# each row expression can contain filters separated by the comma operator
[filter_expression1], [filter_expression2], ...
# the special row# keyword allows a range of rows to be processed
row#=m:n
# or a single row
row#=m
# regions are supported  but are described elsewhere
[spatial_region_expression]
A single filter expression consists of an arithmetic, logical, or
other operations involving one or more column values from a
table. Columns can be compared to other columns, to header values,
or to numeric constants. Standard math functions can be applied to
columns. Separate filter expressions can be combined using boolean operators.
Standard C semantics can be used when constructing expressions, with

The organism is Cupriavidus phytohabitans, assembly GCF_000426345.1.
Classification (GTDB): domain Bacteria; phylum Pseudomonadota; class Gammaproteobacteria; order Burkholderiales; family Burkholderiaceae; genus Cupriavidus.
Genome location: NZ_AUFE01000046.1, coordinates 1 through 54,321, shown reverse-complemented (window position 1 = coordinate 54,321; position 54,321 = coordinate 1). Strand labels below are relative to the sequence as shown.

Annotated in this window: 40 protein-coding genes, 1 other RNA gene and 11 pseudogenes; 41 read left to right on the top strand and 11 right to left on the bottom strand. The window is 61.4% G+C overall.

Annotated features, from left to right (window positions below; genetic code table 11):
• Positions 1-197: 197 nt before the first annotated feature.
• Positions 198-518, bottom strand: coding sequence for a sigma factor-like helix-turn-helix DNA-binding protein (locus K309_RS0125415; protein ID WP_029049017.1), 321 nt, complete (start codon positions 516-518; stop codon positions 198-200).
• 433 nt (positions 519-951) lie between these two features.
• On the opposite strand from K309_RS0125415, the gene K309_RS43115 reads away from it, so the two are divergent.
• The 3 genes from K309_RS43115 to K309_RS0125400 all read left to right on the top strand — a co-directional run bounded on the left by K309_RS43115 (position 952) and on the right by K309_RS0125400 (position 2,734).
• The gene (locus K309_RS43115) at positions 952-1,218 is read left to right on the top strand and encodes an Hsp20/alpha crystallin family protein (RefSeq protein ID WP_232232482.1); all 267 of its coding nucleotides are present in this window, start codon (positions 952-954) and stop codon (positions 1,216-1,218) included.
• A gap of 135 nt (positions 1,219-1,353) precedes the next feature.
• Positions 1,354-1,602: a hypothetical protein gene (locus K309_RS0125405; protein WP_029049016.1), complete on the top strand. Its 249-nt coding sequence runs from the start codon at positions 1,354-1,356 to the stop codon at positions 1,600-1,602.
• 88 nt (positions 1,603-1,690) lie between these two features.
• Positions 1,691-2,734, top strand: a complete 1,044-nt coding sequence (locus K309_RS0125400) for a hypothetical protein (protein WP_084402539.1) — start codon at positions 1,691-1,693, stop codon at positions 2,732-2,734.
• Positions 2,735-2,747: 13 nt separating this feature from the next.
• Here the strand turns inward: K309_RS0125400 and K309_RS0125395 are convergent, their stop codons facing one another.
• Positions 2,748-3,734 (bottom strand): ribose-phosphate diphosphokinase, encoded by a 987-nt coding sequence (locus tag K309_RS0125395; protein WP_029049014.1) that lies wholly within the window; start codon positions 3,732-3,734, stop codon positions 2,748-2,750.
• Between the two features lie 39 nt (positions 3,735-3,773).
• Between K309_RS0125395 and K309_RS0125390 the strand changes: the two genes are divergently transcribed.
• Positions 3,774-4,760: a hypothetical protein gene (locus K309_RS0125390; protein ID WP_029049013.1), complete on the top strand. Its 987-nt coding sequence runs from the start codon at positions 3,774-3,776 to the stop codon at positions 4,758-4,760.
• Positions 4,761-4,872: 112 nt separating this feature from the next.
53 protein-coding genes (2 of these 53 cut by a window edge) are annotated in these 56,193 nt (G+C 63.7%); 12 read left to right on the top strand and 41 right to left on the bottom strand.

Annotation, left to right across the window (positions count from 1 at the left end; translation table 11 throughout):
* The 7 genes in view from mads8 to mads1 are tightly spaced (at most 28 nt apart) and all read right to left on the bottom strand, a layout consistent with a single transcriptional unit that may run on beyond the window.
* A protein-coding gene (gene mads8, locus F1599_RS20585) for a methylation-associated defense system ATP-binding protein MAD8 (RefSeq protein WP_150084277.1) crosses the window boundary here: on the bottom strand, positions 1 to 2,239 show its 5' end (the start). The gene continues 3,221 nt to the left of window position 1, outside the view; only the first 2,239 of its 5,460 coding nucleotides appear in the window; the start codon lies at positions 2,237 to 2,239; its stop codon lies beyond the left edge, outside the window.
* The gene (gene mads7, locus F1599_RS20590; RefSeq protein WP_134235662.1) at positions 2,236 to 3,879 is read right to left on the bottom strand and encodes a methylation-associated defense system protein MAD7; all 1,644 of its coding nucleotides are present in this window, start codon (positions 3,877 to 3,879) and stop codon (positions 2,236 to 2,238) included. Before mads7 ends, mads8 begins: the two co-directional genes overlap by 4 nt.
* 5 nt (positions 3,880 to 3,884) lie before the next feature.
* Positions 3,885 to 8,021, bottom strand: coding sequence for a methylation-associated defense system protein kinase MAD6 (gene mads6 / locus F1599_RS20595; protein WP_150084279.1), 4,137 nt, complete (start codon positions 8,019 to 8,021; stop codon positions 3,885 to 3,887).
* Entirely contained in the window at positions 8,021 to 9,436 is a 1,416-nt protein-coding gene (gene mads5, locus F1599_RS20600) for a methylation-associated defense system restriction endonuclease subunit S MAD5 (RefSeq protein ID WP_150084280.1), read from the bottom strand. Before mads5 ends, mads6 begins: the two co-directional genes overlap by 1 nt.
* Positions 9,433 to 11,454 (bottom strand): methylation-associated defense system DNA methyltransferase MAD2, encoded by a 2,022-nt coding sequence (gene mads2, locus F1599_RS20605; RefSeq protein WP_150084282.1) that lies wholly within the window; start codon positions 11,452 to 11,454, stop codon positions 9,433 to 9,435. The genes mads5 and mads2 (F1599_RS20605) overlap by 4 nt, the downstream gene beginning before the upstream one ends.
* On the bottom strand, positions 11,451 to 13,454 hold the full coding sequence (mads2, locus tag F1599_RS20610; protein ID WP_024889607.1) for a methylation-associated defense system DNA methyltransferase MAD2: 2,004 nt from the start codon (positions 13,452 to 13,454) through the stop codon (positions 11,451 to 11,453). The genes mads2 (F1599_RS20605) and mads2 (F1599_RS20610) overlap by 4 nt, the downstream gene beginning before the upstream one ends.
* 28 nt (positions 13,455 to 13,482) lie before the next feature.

the usual precedence and associativity rules holding sway:
Operator Associativity
 
() left to right
!! (logical not) right to left
! (bitwise not)  (unary minus) right to left
* / left to right
+  left to right
< <= > >= left to right
== != left to right
& (bitwise and) left to right
^ (bitwise exclusive or) left to right
 (bitwise inclusive or) left to right
&& (logical and) left to right
 (logical or) left to right
= right to left
For example, if energy and pha are columns in a table,
then the following are valid expressions:
pha>1
energy == pha
(pha>1) && (energy<=2)
max(pha,energy)>=2.5
Comparison values can be integers or floats. Integer comparison values can be
specified in decimal, octal (using '0' as prefix), hex (using '0x' as prefix)
or binary (using '0b' as prefix). Thus, the following all specify the same
comparison test of a status mask:
(status & 15) == 8 # decimal
(status & 017) == 010 # octal
(status & 0xf) == 0x8 # hex